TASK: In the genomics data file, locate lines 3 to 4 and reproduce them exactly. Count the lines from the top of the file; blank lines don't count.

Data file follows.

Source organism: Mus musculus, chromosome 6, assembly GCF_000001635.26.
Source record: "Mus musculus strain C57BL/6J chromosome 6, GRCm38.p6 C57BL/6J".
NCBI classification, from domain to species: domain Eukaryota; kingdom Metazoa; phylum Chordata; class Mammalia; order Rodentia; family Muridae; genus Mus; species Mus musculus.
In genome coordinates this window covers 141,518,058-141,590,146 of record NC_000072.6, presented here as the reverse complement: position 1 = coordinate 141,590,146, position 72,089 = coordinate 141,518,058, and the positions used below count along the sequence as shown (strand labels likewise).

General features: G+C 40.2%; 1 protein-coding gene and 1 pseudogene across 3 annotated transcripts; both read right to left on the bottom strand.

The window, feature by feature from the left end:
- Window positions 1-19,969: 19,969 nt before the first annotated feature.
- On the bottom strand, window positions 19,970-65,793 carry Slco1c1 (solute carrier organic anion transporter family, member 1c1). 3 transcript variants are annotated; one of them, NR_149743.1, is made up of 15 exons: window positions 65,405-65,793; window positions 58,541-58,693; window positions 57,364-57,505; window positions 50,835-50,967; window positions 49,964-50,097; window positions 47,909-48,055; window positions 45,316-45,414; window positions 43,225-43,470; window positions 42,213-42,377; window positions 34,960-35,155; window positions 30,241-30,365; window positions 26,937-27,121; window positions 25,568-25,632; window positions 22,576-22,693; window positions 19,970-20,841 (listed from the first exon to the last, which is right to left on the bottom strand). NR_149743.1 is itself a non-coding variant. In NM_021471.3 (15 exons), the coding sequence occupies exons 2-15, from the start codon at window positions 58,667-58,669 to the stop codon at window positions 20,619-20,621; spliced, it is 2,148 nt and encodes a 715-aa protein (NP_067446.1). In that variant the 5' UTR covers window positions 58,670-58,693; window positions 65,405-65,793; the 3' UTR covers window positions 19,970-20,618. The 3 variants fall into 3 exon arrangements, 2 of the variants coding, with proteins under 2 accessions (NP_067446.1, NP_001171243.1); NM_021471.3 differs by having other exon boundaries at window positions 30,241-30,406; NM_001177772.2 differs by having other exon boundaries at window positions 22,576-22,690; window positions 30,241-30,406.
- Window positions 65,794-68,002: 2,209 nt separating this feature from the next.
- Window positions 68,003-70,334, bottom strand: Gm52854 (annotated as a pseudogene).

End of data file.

NCBI classification, from domain to species: domain Eukaryota; kingdom Metazoa; phylum Chordata; class Mammalia; order Rodentia; family Muridae; genus Mus; species Mus musculus.
In genome coordinates this window covers 141,518,058-141,590,146 of record NC_000072.6, presented here as the reverse complement: position 1 = coordinate 141,590,146, position 72,089 = coordinate 141,518,058, and the positions used below count along the sequence as shown (strand labels likewise).